LONDON (ICIS)--The Organisation of the Petroleum Exporting Countries (OPEC) on Tuesday revised up its forecast for non-OPEC crude supply in 2014 by 30,000 bbl/day to 1.38m bbl/day, to average 55.58m bbl/day, on the back of better output from the main producers as well as the startup of new projects this year.
OPEC said better-than-expected output during the first quarter of 2014 in non-OPEC members, including the US, Canada, Norway, the UK, Australia, Malaysia, Brazil, Bahrain, Egypt and Azerbaijan, had all helped push up the forecast for 2014.
New projects scheduled to start up this year could also add to, or keep production growth steady in 2014, OPEC added in its Monthly Oil Market Report for May.
“The revision [upwards in non-OPEC countries] comes despite the pushing back of the Kashaghan field in Kazakhstan to 2016 from the originally planned 2014. The upward adjustment to total non-OPEC supply was partially due to the carry-over of some revisions introduced to 2013 supply estimates, particularly regarding output from Bahrain and Egypt,” said OPEC.
The report added that non-OPEC countries registered in April a small decrease in production of 10,000 bbl/day month on month, but it was offset by an increase in OPEC member output.
OPEC said its own members had registered an increase in output in April of 131,000 bbl/day to average 29.59m bbl/day (32.6% of the global supply), on the back of an improvement in output coming from Iraq. Globally, April saw oil supply increasing by 160,000 bbl/day month on month to average 90.80m bbl/day.
It expects output of natural gas liquids (NGLs) and non-conventionals within its members t stand at 5.81m bbl/day in 2014, up 150,000 bbl/day compared to 2013.
OPEC kept its forecast for global demand in 2014 unchanged at 91.15m bbl/day, up by 1.14m bb/day year on year, and said nearly half of the global demand will come from China and the Middle East. The demand for OPEC crude is projected to be 29.8m bbl/day in 2014, representing a decrease of 400,000 bbl/day from the previous year.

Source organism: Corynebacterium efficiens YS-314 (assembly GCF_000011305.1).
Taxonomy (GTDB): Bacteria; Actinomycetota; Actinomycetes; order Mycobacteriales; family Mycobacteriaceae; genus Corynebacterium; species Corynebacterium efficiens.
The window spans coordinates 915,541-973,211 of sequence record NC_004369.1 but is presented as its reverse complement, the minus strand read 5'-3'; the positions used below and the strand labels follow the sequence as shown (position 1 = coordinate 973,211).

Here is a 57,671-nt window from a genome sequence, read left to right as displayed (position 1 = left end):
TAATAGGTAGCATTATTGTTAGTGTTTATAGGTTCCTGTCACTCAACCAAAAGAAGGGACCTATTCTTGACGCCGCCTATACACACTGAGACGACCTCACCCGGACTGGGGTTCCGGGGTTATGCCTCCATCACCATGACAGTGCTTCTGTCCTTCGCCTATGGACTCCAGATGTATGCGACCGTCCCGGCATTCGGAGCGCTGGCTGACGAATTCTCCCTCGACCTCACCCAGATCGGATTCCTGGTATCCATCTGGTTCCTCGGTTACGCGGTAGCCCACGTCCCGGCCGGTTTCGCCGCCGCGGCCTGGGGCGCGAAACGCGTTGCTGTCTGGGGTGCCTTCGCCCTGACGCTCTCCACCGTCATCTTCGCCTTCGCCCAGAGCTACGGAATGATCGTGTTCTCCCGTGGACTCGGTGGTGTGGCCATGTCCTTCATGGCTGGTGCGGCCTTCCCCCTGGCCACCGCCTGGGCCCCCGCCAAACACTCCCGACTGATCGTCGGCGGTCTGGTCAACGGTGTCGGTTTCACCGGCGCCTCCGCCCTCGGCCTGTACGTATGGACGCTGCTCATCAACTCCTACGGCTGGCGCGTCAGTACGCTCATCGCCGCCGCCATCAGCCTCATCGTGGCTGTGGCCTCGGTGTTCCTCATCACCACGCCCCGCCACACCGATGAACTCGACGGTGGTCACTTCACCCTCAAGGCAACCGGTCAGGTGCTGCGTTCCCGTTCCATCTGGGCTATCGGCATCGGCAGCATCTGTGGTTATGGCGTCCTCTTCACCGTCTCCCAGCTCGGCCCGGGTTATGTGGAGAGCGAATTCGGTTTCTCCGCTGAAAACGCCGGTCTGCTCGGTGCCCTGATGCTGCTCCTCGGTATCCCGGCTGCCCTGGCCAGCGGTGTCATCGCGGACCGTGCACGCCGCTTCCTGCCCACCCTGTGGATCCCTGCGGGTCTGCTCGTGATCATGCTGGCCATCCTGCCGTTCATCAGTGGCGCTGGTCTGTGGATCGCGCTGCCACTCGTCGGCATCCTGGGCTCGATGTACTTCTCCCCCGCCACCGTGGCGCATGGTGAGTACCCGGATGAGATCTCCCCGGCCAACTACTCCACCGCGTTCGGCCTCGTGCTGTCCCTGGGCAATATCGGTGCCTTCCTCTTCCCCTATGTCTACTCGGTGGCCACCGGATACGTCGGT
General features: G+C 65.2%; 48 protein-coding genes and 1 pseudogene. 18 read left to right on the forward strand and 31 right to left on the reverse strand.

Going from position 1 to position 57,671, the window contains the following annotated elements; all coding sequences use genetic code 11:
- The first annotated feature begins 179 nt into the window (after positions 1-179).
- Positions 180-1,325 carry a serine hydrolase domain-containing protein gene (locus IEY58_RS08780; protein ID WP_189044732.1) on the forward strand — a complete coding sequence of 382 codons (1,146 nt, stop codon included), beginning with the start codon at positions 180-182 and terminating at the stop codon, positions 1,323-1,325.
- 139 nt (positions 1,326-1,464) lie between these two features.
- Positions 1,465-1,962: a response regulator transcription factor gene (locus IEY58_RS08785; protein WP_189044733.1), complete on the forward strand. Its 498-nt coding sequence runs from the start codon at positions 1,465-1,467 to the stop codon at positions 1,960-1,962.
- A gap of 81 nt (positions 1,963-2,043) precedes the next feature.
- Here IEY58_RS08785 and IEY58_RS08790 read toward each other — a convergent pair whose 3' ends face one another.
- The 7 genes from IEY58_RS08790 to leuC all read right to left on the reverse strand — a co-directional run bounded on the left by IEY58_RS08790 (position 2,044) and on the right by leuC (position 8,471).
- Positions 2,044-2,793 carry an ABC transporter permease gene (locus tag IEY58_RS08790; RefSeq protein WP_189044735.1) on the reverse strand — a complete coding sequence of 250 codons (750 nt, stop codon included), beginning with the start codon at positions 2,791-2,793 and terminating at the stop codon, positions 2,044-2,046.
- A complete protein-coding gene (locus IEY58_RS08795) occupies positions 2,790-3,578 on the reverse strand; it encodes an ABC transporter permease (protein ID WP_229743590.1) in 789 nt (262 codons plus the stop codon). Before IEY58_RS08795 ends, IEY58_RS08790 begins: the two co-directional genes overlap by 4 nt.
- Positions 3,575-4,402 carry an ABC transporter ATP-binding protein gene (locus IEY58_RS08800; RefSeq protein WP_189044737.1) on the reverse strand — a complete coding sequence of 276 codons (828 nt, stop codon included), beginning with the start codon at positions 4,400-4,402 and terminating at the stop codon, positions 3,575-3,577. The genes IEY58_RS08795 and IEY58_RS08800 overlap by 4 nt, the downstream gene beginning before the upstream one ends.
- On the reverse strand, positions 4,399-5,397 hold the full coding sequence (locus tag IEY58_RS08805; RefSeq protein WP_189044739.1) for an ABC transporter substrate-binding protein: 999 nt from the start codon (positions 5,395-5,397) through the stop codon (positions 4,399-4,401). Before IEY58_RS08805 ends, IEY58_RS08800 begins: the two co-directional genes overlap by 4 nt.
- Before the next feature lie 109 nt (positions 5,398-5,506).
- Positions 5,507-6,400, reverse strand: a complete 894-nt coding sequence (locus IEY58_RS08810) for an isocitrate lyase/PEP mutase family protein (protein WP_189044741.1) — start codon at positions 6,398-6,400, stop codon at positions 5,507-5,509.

Its world economic growth forecast was left unchanged at 3.4% for 2014, up from the 2.9% registered in 2013, although OPEC revised upwards its growth forecast for the eurozone economy by 0.2 percentage points to 1% growth, while it lowered US growth to 2.4% growth, down from the previous 2.7%.
The lower growth in the US will come, said OPEC, on the back of a weak first quarter of the year, with growth just at 0.1%, while the eurozone’s upwards revision was due to the “tenderly improving output growth” registered in the region.
Russia’s growth forecast for 2014 is also lowered from 1.0% to 0.9% on the back the crisis in Ukraine and its financial consequences.
OPEC concluded that although developed economies keep recovering, “risks became apparent recently with industrialised economies also potentially facing some headwinds” like US’ slow Q1 growth or how Japan will cope with a sales tax increase which could affect an already weak domestic consumption.
“Moreover, deceleration in the emerging economies continued with Russia being negatively affected by large capital outflows due to the latest geopolitical developments, and output was also slowing in China and Brazil. India, on the other hand, continues to recover from last year’s considerable slow-down,” said OPEC.